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During the decade of the 2000’s, the Bengals had one of the league’s best wide receivers with Chad Johnson OchoCinco Johnson.

Johnson entered the league without a lot of hype, as he only played one year of Division 1 football with Oregon State, accumulating 37 receptions. His combine was also rather unspectacular, running a 4.57 second 40 yard dash with a 33 inch vertical jump, and measuring at 6’1” and 192 pounds.

As a result, seven other wide receivers were drafted in 2001 ahead of him: David Terrell, Koren Robinson, Rod Gardner, Santana Moss, Freddie Mitchell, Reggie Wayne, and Quincy Morgan.

After spending his rookie season of 2001 in a reserve role with the Bengals, his career took off with six consecutive 1,000 yard seasons, which included five Pro Bowls and a pair of first team All Pro selections. In 2006 he led the NFL with 1,369 receiving yards, on 87 receptions, and with seven touchdowns.

His peak coincided with a resurgence in interest, and on-field success for the Bengals. After a decade of dormancy, the Bengals climb from the cellar of the NFL coincided with Johnson’s career arc. Johnson was the master of footwork, with his quick, nimble feet seemingly always able to stay in bounds on sideline throws, and deceive defenders on his routes, allowing him to get separation.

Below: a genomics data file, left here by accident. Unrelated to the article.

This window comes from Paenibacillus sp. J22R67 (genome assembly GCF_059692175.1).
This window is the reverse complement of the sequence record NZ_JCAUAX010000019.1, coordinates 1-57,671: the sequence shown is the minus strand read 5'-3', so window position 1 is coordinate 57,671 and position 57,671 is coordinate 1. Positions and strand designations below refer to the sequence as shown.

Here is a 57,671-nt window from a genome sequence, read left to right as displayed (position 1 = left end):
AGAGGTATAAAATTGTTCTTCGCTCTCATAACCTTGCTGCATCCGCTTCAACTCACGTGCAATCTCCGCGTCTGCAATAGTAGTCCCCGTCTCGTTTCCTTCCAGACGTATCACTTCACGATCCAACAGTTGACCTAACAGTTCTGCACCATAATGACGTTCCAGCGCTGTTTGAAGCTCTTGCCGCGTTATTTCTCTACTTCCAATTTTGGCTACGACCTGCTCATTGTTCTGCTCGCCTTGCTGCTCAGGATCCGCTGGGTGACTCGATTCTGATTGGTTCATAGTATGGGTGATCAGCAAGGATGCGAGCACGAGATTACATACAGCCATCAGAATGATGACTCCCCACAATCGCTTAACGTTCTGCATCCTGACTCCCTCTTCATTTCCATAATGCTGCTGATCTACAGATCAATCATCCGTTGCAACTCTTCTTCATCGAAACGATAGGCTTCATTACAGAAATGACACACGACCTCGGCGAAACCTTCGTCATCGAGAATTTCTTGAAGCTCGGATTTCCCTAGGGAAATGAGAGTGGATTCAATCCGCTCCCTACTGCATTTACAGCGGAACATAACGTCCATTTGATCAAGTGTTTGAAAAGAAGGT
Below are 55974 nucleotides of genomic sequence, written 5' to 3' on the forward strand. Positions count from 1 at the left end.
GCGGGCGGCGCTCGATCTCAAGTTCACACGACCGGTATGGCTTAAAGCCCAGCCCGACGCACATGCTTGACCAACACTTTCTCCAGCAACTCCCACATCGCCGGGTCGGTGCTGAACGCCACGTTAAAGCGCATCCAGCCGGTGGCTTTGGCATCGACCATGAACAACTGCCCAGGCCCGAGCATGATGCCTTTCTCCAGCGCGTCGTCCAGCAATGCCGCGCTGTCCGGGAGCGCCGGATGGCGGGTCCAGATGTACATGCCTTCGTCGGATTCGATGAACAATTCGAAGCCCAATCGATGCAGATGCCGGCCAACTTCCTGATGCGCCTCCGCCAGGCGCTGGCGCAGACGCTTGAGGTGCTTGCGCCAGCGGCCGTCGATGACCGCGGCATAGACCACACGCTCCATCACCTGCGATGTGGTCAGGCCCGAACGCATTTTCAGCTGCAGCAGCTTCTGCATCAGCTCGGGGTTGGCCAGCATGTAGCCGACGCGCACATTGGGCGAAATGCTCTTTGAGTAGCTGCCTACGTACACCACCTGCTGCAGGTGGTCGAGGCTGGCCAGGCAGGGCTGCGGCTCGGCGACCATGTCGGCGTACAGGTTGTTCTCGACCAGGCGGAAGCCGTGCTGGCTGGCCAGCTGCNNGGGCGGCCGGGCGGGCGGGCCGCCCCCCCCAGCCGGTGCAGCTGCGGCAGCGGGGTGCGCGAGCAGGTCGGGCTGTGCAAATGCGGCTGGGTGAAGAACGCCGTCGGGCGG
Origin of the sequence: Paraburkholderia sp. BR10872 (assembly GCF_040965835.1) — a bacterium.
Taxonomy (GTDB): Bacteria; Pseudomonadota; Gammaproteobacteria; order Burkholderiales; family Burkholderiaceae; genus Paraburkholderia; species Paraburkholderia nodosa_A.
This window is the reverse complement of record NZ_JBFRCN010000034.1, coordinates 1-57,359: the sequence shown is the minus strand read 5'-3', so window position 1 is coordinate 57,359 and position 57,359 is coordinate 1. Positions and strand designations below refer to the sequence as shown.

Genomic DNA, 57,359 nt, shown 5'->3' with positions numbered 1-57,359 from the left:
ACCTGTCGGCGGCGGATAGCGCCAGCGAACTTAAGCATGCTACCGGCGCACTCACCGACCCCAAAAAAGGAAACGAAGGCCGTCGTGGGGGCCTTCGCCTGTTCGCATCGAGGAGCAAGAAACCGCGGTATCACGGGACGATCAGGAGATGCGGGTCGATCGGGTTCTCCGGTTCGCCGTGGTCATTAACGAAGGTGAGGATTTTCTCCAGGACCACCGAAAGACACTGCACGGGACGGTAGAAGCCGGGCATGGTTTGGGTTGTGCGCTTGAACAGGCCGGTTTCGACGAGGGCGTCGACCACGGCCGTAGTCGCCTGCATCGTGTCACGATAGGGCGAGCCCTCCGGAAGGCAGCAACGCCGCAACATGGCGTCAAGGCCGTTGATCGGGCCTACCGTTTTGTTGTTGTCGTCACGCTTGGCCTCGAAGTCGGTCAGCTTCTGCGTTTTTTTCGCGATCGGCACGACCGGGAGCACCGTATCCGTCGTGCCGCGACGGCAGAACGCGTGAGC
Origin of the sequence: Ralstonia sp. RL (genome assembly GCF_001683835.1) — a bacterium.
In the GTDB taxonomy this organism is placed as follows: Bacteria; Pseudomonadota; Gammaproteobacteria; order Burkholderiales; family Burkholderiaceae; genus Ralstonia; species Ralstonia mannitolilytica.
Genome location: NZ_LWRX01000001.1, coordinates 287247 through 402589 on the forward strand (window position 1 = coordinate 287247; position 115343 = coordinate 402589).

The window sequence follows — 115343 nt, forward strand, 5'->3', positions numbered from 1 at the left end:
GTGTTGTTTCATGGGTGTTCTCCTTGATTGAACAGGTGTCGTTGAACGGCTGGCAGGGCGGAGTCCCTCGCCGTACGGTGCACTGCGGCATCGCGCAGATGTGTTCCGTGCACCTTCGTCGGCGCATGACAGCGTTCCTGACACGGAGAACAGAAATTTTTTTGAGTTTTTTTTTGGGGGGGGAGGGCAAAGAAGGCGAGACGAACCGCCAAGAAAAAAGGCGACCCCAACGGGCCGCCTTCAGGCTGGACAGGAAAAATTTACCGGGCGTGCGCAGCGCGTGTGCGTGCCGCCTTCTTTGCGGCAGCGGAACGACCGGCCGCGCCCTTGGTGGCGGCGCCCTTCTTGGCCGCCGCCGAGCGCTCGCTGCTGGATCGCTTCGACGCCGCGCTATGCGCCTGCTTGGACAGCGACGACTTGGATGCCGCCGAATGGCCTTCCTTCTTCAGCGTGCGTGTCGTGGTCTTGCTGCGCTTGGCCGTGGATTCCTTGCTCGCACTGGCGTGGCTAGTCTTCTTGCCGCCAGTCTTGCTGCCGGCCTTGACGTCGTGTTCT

Johnson’s silly touchdown antics and even his name change, and re-change, were tolerated and even enjoyed by many Bengals fans, who were pretty excited to have a team worth watching, and a great player too.

Johnson played 11 seasons in the NFL, including 10 in Cincinnati. He finished his career with 766 career receptions, 11,059 yards, and 67 touchdowns. He is a fringe Hall of Fame candidate, although likely behind former Bengals Willie Anderson, Ken Anderson, and Ken Riley in the list of Bengals deserving of enshrinement in Canton.
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A decade after Johnson entered the league, the Bengals drafted another great wide receiver. This time, it was a highly regarded 6’4” A.J. Green from football powerhouse Georgia. Green joined the Bengals via the 2011 NFL draft, as the first wide receiver selected, just ahead of fellow SEC product Julio Jones.

Bengals wide receiver A.J. Green and Jaguars cornerback Jalen Ramsey will not be suspended for their fight in Sunday’s game, the league announced Monday. Both players will face potential fines for their role in the fight.

The minimum fine for fighting, first offense, is $30,387.

Jawing between the two escalated into a fight with less than 30 seconds to play in the first half Sunday. Green put his hand on Ramsey’s shoulder, and Ramsey responded by pushing him in the back. Green jumped up and grabbed Ramsey around the neck, throwing him to the ground. He punched him multiple times as players from both times rushed off the sidelines and joined the fight.